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Re: Theravada or Root-yana, whatever?

Postby daverupa » Mon Dec 31, 2012 6:37 pm

Raitanator wrote: Theravada is the basis of all the lineages.


This isn't accurate, however. Theravada is one of a number of early scholastic groups; it's due to some of the other ones (Mulasarvastivada [Tibetan], Dharmaguptaka [East Asian], etc.) that the Dhamma made it north via modern Afghanistan. Striking Nikaya similarities, though their Vinayas and especially Abhidhammas become largely divergent.

Theravada in toto is simply one historical product, among many, of the pre-scholastic Sangha.
    "And how is it, bhikkhus, that by protecting oneself one protects others? By the pursuit, development, and cultivation of the four establishments of mindfulness. It is in such a way that by protecting oneself one protects others.

    "And how is it, bhikkhus, that by protecting others one protects oneself? By patience, harmlessness, goodwill, and sympathy. It is in such a way that by protecting others one protects oneself.
- Sedaka Sutta [SN 47.19]
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Re: Theravada or Root-yana, whatever?

Postby Cittasanto » Mon Dec 31, 2012 7:47 pm

Raitanator wrote:
Cittasanto wrote:but what exactly are you on about if not trying to find a better term?


Well, I feel theravada and hinayana can be both in some cases a bit misleading. And I don't want to be one of those arrogant mahayana-guys who are disparaging pratimoksha practices. Root-yana is somewhat good term imo, because it points out that Theravada is the basis of all the lineages. Without it they would just fall. What do you think?

Theravada is not the basis of all lineages. nor has the patimokkha got anything to do with other schools sets of rules.
Theravada refers to one school and is quite clear as to what it means by those who follow Theravadan Buddhism. and is not a umbrella term like Mahayana.

Root (mula) yana would refer to pre-sectarian Buddhism and is already called early or pre-sectarian Buddhism.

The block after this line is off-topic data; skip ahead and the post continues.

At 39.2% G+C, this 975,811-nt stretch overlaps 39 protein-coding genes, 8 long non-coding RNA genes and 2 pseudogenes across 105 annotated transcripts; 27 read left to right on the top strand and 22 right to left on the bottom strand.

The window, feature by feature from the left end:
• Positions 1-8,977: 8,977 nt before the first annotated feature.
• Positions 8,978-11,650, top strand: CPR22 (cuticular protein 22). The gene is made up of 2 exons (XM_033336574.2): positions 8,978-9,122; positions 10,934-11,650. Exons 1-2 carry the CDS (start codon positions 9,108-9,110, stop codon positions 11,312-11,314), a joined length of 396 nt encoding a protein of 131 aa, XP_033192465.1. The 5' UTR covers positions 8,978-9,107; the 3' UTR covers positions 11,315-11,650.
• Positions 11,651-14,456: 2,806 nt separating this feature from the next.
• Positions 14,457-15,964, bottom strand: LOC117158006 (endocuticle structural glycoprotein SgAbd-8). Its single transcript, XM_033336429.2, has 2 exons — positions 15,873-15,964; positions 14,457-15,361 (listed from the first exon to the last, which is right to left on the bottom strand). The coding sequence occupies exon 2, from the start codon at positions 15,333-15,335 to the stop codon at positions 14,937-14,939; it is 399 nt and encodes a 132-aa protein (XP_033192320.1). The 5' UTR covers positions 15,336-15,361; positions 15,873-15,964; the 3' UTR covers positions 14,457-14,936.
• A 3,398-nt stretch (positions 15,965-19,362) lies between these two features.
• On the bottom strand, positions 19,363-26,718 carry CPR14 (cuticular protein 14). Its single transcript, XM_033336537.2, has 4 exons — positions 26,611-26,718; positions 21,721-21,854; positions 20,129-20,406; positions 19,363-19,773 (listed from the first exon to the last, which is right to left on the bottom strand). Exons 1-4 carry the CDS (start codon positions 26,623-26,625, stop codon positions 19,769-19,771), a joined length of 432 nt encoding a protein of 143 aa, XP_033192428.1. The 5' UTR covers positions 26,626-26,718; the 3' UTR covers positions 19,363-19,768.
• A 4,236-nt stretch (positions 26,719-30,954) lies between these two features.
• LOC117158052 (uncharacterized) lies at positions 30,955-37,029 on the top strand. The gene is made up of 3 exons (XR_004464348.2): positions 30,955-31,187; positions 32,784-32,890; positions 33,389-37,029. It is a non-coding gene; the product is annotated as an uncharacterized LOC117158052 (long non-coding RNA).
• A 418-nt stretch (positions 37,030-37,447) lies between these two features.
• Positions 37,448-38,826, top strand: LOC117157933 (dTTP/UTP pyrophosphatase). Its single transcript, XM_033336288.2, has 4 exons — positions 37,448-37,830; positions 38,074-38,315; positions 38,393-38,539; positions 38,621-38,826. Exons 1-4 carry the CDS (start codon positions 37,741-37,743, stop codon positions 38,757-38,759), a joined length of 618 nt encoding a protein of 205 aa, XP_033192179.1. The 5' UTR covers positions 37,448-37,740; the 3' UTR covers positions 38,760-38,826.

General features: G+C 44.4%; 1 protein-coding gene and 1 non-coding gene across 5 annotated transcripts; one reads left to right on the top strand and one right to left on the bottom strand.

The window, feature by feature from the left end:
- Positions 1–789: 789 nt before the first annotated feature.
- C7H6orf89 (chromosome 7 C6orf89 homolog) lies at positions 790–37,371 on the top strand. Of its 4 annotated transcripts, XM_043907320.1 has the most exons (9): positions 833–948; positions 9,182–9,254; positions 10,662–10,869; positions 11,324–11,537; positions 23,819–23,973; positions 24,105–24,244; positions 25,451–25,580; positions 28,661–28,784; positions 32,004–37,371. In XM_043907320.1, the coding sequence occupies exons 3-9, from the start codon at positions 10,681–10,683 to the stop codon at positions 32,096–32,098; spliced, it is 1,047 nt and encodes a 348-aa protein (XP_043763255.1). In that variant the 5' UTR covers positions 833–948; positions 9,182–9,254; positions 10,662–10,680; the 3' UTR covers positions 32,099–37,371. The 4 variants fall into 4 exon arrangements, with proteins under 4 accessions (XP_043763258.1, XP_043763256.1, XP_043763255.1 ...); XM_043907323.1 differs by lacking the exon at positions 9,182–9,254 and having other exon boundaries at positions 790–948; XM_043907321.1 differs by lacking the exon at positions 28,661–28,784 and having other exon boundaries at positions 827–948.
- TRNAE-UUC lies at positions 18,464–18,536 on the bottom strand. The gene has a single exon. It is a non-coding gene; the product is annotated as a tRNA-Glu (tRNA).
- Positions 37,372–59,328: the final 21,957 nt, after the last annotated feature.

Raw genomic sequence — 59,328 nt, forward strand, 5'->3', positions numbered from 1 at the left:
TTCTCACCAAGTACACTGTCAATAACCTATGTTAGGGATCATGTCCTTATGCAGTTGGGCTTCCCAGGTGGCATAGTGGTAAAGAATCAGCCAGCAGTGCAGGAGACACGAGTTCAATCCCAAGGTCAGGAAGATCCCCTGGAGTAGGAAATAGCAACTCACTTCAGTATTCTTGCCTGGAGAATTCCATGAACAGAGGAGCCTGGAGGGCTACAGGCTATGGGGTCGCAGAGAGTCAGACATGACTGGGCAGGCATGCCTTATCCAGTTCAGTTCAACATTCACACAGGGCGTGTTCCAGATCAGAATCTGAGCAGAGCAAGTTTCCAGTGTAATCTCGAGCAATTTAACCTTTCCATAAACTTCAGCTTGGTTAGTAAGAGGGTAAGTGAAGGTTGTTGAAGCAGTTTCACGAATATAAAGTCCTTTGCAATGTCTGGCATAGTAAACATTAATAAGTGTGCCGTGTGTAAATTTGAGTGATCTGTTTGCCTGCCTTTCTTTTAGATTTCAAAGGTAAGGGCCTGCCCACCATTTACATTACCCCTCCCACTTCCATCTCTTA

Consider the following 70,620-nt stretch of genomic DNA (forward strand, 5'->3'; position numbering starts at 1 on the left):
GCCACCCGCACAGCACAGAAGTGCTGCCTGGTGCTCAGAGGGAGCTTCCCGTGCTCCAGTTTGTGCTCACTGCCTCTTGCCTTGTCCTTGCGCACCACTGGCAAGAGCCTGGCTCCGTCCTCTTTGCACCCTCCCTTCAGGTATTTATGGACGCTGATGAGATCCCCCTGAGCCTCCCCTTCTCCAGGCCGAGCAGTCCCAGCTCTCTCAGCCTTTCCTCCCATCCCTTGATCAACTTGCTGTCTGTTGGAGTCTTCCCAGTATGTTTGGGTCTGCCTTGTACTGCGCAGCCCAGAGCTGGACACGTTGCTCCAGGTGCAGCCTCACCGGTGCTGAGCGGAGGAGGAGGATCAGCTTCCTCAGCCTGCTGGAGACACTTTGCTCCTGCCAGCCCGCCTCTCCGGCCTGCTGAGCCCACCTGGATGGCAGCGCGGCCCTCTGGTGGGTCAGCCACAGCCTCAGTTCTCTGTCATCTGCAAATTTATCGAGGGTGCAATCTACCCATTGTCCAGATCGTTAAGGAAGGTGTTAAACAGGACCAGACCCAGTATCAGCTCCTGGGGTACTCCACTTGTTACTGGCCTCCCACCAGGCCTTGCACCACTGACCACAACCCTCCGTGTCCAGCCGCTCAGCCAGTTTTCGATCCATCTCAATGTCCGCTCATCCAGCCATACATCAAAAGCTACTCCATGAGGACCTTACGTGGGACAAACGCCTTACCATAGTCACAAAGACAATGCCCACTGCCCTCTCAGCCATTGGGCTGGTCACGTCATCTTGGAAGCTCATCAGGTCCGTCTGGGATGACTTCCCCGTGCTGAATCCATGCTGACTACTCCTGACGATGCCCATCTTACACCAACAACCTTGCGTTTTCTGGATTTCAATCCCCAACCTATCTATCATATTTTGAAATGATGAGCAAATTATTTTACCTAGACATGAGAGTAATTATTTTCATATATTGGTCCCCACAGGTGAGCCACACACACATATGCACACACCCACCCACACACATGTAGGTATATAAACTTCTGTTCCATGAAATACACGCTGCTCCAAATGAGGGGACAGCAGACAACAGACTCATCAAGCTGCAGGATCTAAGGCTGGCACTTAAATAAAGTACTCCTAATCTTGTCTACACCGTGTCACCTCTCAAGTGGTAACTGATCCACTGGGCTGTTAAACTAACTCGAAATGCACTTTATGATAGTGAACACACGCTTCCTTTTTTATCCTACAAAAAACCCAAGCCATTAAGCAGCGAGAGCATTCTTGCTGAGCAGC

Hinayana (hina = low; despicable; inferiour; base; + Yana = vehicle; going) in some cases can be used as a derogetory term for the early schools that came before Mahayana, or as hina is originally used within the Suttas, for practices which are not beneficial for the path.
In the former use (here) it has sometimes been used for Theravadins without any real knowledge of what Theravada teaches or practices, and as a means to try and belittle adherents of Theravada by writing off what they have to say without any knowledge of what they are actually saying.
In a more specialised use of the term it refers to certain foundational practices, or initial scope of practice, (as I understand its use). However in this latter usage, there is a mistaken perception that this refers to Theravadin practice, when all it refers to is a scope of practice within Mahayana/Vajrayana.
Last edited by Cittasanto on Mon Dec 31, 2012 8:04 pm, edited 1 time in total.
This offering maybe right, or wrong, but it is one, the other, both, or neither!
Blog, - Some Suttas Translated, Ajahn Chah.
"Others will misconstrue reality due to their personal perspectives, doggedly holding onto and not easily discarding them; We shall not misconstrue reality due to our own personal perspectives, nor doggedly holding onto them, but will discard them easily. This effacement shall be done."
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Re: Theravada or Root-yana, whatever?

Postby tiltbillings » Mon Dec 31, 2012 7:52 pm

Reginald Ray states in his Indestructible Truth:

    In fact, as we shall see presently, "Hinayana" refers to a critical but strictly limited set of views, practices, and results. The pre-Mahayana historical traditions such as the Theravada are far richer, more complex, and more profound than the definition of "Hinayana" would allow. ...The tern "Hinayana" is thus a stereotype that is useful in talking about a particular stage on the Tibetan Buddhist path, but it is really not appropriate to assume that the Tibetan definition of Hinayana identifies a venerable living tradition as the Theravada or any other historical school.." Page 240.
This being is bound to samsara, kamma is his means for going beyond.
SN I, 38.

Ar scáth a chéile a mhaireas na daoine.
People live in one another’s shelter.

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Re: Theravada or Root-yana, whatever?

Postby Raitanator » Mon Dec 31, 2012 8:07 pm

Yes, that's why some Lamas, too, are saying that Hinayana term should not be used, because it's vulgar and doesn't fully respect what it has to offer. Other term, what I've seen people use is Sharavakayana, but I don't know how Theravadins react to that.

:juggling:
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Re: Theravada or Root-yana, whatever?

Postby Raitanator » Mon Dec 31, 2012 8:09 pm

Cittasanto wrote:Theravada is not the basis of all lineages. nor has the patimokkha got anything to do with other schools sets of rules.


I don't know. I think Dzongsar Khyentse Rinpoche would disagree with you. He's quite infamous for sending those, who aspire to be monks in tibetan buddhist tradition, at Thailand etc, in Theravada monasteries, because it's more close to the original vinaya what Siddhartha taught thousands years ago.
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Re: Theravada or Root-yana, whatever?

Postby tiltbillings » Mon Dec 31, 2012 8:15 pm